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Fwd: PLANS LAWSUIT UPDATE - anthro on the net 1

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  • LilOleMissy
    Interesting, but not unexpected news... Sheila Begin forwarded message: From: Aspects Date: August 31, 2004 5:08:53 PM PDT To:
    Message 1 of 1 , Aug 31, 2004
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      Interesting, but not unexpected news...

      Sheila

      Begin forwarded message:

      From: "Aspects" <randolphgordon@...>
      Date: August 31, 2004 5:08:53 PM PDT
      To: <Undisclosed-Recipient:;>
      Subject: PLANS LAWSUIT UPDATE - anthro on the net 1

      Anthroposophy on the Net - Sacramento News
       
      Anthroposophical Society’s "amicus brief" accepted by California court

      By Douglas Miller
      In the legal action by People for Legal and Non-Sectarian Schools
      (PLANS) against two California school districts using Waldorf teaching
      methods, the amicus curiae brief presented by the Anthroposophical
      Society in America to a federal court in California has been accepted
      by the court. 


      As reported earlier,  the Society submitted the brief in the suit
      between the anti-Waldorf group and the Sacramento City Unified School
      District and Twin Ridges Elementary School District to contest
      allegations by PLANS that anthroposophy is a religion.  Acceptance of
      the Society’s brief was at the discretion of the judge.

      According to Jean Yeager, administrative director of the Society in
      America, the Society has had involvement neither in the development nor
      the advancement of Waldorf-method schools in the public sector. 
      However, the Society is the legal representative of anthroposophy in
      America. 

      Its amicus brief asserts that, first, it is inappropriate and contrary
      to principles of judicial economy for the court to undertake to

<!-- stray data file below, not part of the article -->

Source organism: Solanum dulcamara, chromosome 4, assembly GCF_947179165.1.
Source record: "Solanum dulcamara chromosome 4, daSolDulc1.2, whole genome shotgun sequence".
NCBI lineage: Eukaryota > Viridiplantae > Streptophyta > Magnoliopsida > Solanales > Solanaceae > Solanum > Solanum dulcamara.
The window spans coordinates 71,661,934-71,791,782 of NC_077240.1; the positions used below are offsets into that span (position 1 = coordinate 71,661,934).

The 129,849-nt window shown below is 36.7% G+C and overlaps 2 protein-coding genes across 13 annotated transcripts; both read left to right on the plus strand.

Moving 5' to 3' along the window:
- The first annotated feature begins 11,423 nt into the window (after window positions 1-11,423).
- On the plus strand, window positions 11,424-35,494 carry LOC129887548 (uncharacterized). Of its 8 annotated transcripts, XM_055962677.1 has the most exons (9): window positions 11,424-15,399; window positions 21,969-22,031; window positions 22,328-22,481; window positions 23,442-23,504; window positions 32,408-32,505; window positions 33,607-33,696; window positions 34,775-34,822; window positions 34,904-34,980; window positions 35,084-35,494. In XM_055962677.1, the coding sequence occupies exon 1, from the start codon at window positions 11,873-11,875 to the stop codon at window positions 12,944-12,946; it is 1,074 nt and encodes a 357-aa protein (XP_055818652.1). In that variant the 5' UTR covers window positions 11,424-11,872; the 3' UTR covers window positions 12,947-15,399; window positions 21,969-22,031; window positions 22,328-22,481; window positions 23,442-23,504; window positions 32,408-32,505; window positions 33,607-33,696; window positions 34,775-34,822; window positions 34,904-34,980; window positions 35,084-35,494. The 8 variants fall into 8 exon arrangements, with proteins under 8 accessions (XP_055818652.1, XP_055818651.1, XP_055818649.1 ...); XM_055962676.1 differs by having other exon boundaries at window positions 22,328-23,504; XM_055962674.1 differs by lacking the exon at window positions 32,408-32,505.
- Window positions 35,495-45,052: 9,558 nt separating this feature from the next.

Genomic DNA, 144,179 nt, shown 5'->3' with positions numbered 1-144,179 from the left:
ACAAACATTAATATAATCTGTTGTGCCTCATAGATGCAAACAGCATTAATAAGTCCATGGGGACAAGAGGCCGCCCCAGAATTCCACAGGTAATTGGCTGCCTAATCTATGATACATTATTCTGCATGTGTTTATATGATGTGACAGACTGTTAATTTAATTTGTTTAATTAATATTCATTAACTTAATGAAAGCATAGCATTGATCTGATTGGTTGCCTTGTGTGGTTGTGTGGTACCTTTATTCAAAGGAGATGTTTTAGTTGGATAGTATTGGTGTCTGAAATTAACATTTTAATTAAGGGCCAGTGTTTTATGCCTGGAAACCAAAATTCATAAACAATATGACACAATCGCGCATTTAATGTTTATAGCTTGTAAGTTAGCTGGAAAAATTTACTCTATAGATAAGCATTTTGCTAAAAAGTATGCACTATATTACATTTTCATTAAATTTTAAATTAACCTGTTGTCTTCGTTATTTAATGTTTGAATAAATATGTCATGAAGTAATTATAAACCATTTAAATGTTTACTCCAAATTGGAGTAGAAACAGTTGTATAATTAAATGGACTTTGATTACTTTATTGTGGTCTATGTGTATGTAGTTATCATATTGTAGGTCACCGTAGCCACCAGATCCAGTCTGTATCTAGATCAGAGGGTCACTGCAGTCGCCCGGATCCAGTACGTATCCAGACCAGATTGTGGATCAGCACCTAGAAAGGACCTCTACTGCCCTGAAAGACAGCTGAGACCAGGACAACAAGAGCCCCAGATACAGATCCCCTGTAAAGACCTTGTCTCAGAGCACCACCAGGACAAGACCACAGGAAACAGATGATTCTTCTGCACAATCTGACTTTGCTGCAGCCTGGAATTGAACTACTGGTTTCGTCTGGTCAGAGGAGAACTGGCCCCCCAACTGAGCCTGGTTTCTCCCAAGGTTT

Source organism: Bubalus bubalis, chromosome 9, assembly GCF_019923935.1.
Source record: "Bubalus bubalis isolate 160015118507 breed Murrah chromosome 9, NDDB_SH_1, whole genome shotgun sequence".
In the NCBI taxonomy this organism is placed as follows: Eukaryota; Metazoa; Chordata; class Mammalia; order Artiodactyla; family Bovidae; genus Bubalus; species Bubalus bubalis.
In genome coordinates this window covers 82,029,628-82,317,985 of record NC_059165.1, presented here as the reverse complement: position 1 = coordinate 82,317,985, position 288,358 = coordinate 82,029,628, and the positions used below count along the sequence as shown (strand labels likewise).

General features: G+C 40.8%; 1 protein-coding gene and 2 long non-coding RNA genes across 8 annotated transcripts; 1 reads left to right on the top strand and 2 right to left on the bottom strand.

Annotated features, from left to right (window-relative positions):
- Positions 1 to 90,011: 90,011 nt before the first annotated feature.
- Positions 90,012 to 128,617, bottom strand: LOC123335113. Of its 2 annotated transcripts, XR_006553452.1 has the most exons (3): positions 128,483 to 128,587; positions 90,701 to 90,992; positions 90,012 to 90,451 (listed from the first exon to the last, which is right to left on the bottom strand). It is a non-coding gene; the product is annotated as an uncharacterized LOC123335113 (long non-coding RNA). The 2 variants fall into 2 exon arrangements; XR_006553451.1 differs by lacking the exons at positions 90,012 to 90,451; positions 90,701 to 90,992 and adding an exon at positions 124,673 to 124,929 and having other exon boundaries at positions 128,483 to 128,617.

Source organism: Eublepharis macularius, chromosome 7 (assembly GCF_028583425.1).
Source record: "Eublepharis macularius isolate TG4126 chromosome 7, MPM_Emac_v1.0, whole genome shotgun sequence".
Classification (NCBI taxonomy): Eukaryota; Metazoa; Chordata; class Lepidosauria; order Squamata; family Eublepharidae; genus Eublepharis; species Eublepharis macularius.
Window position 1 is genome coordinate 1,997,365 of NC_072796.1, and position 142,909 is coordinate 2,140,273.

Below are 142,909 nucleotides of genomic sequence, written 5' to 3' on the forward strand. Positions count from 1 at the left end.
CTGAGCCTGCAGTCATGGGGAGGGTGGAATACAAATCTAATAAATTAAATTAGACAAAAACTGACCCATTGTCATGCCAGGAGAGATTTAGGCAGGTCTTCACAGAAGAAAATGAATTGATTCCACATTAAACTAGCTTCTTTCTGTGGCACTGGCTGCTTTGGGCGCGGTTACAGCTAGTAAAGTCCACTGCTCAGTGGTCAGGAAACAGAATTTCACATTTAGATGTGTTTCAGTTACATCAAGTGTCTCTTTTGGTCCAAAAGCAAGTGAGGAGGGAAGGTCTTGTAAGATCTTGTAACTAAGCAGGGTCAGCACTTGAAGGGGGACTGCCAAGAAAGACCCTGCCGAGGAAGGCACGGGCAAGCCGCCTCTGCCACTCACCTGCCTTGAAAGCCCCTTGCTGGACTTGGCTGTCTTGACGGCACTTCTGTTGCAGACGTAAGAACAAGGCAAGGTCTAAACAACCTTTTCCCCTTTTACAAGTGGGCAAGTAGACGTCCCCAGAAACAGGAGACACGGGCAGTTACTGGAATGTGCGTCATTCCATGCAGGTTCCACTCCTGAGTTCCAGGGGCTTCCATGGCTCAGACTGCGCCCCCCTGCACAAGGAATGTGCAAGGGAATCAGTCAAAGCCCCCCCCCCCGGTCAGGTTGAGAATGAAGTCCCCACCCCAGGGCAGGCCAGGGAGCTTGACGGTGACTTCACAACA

determine the nature of anthroposophy or of the Anthroposophical
      Society as PLANS has asked the Court to do; second, as the legal
      guardian of anthroposophy in the US, the Society asserts that
      anthroposophy is not a religion; third, the Society details
      specifically how anthroposophy and the Anthroposophical Society do not
      meet the relevant criteria of “religion”, including the standards
      outlined in Alvarado, the leading Californian case on the issue.

      ___________________________________

      CLARIFICATION ON FORMER REPORT:   We have been asked by lawyers for the
      Anthroposophical Society in America,  to clarify two points. Prof.
      Douglas Sloan has been engaged as an expert witness by the two school
      districts, not by the Anthroposophical Society as reported in our
      previous item (“Anthroposophical Society in America intervenes in
      lawsuit”). Second, usage of the term “intervene” to describe the
      Society’s submission of an amicus brief could be open to
      misinterpretation if taken in a strictly legal sense, since “intervene”
      as a legal term means to become a party to the suit.  As was indicated
      in the NNA report, the Society is not a party in the case.

      __________________________________

      Anthroposophy on the Net: If you would like to join our email list and
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      ______________________________________________
       
      FOR YOUR INTEREST, BELOW IS THE FORMER JULY, 2004, NEWS RELEASE